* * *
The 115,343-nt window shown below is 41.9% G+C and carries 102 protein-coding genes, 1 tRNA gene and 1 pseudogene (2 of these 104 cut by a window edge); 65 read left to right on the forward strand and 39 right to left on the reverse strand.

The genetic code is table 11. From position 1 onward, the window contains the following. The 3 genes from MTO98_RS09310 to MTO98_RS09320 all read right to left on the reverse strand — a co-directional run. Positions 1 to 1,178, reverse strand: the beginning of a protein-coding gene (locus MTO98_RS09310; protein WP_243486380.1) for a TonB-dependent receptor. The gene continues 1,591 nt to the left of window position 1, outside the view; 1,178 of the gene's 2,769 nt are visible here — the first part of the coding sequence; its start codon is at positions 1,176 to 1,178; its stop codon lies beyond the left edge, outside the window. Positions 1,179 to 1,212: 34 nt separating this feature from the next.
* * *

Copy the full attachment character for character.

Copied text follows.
The 115,343-nt window shown below is 41.9% G+C and carries 102 protein-coding genes, 1 tRNA gene and 1 pseudogene (2 of these 104 cut by a window edge); 65 read left to right on the forward strand and 39 right to left on the reverse strand.

The genetic code is table 11. From position 1 onward, the window contains the following. The 3 genes from MTO98_RS09310 to MTO98_RS09320 all read right to left on the reverse strand — a co-directional run. Positions 1 to 1,178, reverse strand: the beginning of a protein-coding gene (locus MTO98_RS09310; protein WP_243486380.1) for a TonB-dependent receptor. The gene continues 1,591 nt to the left of window position 1, outside the view; 1,178 of the gene's 2,769 nt are visible here — the first part of the coding sequence; its start codon is at positions 1,176 to 1,178; its stop codon lies beyond the left edge, outside the window. Positions 1,179 to 1,212: 34 nt separating this feature from the next.